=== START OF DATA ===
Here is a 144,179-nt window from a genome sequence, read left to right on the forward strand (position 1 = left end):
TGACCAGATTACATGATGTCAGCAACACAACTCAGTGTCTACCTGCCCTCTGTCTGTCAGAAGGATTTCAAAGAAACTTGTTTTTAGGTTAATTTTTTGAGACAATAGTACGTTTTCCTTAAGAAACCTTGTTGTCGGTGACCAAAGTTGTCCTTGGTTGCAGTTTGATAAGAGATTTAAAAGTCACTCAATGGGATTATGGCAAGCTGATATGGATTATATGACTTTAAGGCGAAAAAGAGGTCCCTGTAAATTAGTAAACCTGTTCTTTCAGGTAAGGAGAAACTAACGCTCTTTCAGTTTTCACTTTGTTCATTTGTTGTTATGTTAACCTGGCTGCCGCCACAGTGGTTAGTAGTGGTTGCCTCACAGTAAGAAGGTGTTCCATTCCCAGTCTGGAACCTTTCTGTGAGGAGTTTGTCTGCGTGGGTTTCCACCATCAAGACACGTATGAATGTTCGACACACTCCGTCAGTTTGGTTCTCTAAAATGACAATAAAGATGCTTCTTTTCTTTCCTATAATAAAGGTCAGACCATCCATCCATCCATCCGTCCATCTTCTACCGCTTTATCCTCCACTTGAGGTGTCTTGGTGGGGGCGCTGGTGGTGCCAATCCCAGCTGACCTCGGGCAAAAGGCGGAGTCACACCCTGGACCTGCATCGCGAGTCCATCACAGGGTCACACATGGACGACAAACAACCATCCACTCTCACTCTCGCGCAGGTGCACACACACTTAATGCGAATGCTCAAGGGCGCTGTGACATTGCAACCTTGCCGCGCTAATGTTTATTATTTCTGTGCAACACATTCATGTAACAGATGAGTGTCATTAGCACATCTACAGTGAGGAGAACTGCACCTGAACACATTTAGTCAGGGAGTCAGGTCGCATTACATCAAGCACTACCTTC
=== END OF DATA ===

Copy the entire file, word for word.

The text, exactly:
Here is a 144,179-nt window from a genome sequence, read left to right on the forward strand (position 1 = left end):
TGACCAGATTACATGATGTCAGCAACACAACTCAGTGTCTACCTGCCCTCTGTCTGTCAGAAGGATTTCAAAGAAACTTGTTTTTAGGTTAATTTTTTGAGACAATAGTACGTTTTCCTTAAGAAACCTTGTTGTCGGTGACCAAAGTTGTCCTTGGTTGCAGTTTGATAAGAGATTTAAAAGTCACTCAATGGGATTATGGCAAGCTGATATGGATTATATGACTTTAAGGCGAAAAAGAGGTCCCTGTAAATTAGTAAACCTGTTCTTTCAGGTAAGGAGAAACTAACGCTCTTTCAGTTTTCACTTTGTTCATTTGTTGTTATGTTAACCTGGCTGCCGCCACAGTGGTTAGTAGTGGTTGCCTCACAGTAAGAAGGTGTTCCATTCCCAGTCTGGAACCTTTCTGTGAGGAGTTTGTCTGCGTGGGTTTCCACCATCAAGACACGTATGAATGTTCGACACACTCCGTCAGTTTGGTTCTCTAAAATGACAATAAAGATGCTTCTTTTCTTTCCTATAATAAAGGTCAGACCATCCATCCATCCATCCGTCCATCTTCTACCGCTTTATCCTCCACTTGAGGTGTCTTGGTGGGGGCGCTGGTGGTGCCAATCCCAGCTGACCTCGGGCAAAAGGCGGAGTCACACCCTGGACCTGCATCGCGAGTCCATCACAGGGTCACACATGGACGACAAACAACCATCCACTCTCACTCTCGCGCAGGTGCACACACACTTAATGCGAATGCTCAAGGGCGCTGTGACATTGCAACCTTGCCGCGCTAATGTTTATTATTTCTGTGCAACACATTCATGTAACAGATGAGTGTCATTAGCACATCTACAGTGAGGAGAACTGCACCTGAACACATTTAGTCAGGGAGTCAGGTCGCATTACATCAAGCACTACCTTC